The Affordable Care Act (ACA), which President Barack Obama once promised would “lower [health insurance] premiums by up to $2,500 for a typical family per year,” is instead going to cost the average family significantly more for coverage next year unless that family switches to another plan — and even then, in many instances, premiums will still increase. So will the penalty for not having coverage, meaning that many Americans will be faced with the unenviable choice of either paying higher premiums or getting smaller income-tax refunds.
Certainly the Obama administration doesn’t consider the rate hikes a positive. Centers for Medicare and Medicaid Services administrator Marilyn Tavenner’s assertion that the data shows “the Affordable Care is working” notwithstanding, the administration wouldn’t have released that data on Friday, when it would likely get buried in the weekend news cycle, if the White House had wanted to call attention to it.
According to the New York Times, “The data … indicates that price increases will be modest for many people willing to change plans. In a typical county, the price will rise 5 percent for the cheapest silver plan and 4 percent for the second cheapest.” In other words, even if an individual is willing to change plans, his rate will go up — just not as much as it would if he stuck with the same plan.
The paper cited one example based on its analysis of the data:
A 40-year-old in Nashville, with the cheapest midlevel, or silver plan, will pay $220 a month next year, compared to $181 a month this year, for the same plan.
The least expensive plan is offered by another insurer, Community Health Alliance, one of the so-called co-op plans created under the federal law. It offers coverage for a monthly premium of $194.
But the lower premium means that consumers will have to pay a much larger annual deductible, $4,000, rather than $2,000. A policyholder who becomes seriously ill or has a costly chronic condition could pay hundreds of dollars in out-of-pocket expenses.
Other cities and states may not be as fortunate as Nashville. Those with fewer insurers in the exchange can expect steeper rate hikes even for those who change plans. “Prices for the lowest-cost silver plan increased by at least 5 percent in 89 percent of the counties with a single insurer,” the Times found. “About a quarter of counties with one or two insurers saw an increase in rates of more than 10 percent.” That’s because many of last year’s low-cost providers are raising their rates significantly this year (suggesting that many of their new beneficiaries are, as critics predicted, costly to cover), and unless competitors are rushing into an exchange with lower premiums, consumers have little choice but to pay up.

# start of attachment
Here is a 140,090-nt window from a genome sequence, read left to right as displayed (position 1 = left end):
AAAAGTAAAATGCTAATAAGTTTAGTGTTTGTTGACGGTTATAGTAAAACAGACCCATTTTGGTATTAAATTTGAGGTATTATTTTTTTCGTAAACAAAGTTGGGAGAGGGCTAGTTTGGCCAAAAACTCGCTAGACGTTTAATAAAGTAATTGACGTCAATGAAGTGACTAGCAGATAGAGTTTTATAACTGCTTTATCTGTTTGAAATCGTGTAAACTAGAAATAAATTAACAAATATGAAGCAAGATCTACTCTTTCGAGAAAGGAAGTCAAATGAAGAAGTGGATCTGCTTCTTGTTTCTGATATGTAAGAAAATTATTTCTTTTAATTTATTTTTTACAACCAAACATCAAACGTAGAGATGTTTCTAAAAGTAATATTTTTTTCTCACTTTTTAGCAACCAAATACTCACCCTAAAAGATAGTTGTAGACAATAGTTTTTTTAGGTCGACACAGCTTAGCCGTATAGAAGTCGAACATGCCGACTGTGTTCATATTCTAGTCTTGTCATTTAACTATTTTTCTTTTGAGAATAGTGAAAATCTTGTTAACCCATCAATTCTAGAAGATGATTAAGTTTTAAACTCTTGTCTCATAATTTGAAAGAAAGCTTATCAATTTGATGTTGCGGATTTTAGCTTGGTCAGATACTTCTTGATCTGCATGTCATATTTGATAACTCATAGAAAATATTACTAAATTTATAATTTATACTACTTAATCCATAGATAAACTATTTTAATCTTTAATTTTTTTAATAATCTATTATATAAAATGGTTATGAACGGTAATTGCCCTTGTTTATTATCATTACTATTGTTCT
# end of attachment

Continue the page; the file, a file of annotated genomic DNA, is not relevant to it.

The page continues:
Another investigation into ObamaCare premiums also uncovered significant increases. An Investor’s Business Daily analysis of rates in the largest city in each of 34 states participating in the federal exchange “found that for a 27-year-old earning 250% of the poverty level, the lowest-cost bronze plan, including any subsidies, would rise an average 7%. The lowest-cost silver plan in these 34 cities would rise an average 9%, while the cheapest unsubsidized catastrophic policy would jump almost 18%.”
A study by the Kaiser Family Foundation, however, came to a somewhat different conclusion. The Kaiser report indicates that, on average, premiums for ObamaCare’s benchmark silver plan — the plan on which premium-assistance subsidies are based — are falling by an average of 0.2 percent across 48 major cities. (This being an average, there is wide variation among cities, with some experiencing double-digit rate hikes and others seeing their rates fall by similar percentages.) Kaiser did find, though, that bronze plan rates are on the rise, increasing by 2.7 percent on average.
While the lower silver rates seem like good news, their effect on the subsidies is bad news for anyone getting subsidized coverage under another plan. His subsidy may shrink even if his premium goes up, forcing him either to pay more or to change plans.
Doing without coverage, of course, is not an option under the ACA. In fact, it is much less of an option in 2015 than in 2014 because the penalty for not maintaining coverage is more than tripling next year. In 2014, the penalty for not having coverage was $95 per person or one percent of household income, whichever is greater. In 2015, the penalty jumps to the greater of $395 per person (with children penalized half that amount) or two percent of income, with a maximum under the flat-rate method of $975 per family.
The flat-rate penalty “will affect lower-income or middle-income households,” Laura Adams of InsuranceQuotes.com told CBS News. Some middle-class families, she explained, “may be making enough that they don’t qualify for a subsidy, so they won’t get a break if they are getting health coverage. It’s a big penalty for the middle class for not having insurance.”
“I think a lot of people are going to be in for a shock,” she said.
Those who have already experienced ObamaCare shock are still reeling from it. According to Obama administration enrollment figures, one million people have dropped their exchange coverage since April. A recent Bankrate survey of the remaining enrollees found that over half say they won’t buy exchange coverage next year, with those earning at least $75,000 — and therefore not getting significant subsidies — most likely to jettison coverage. And the October Kaiser Health Tracking Poll found that just 36 percent of Americans have a favorable view of the ACA, while 43 percent have an unfavorable view.
Simply put, Americans have never liked ObamaCare; and as long as the law — as it must — continues to hike insurance rates and to penalize people for making rational financial decisions, they probably never will.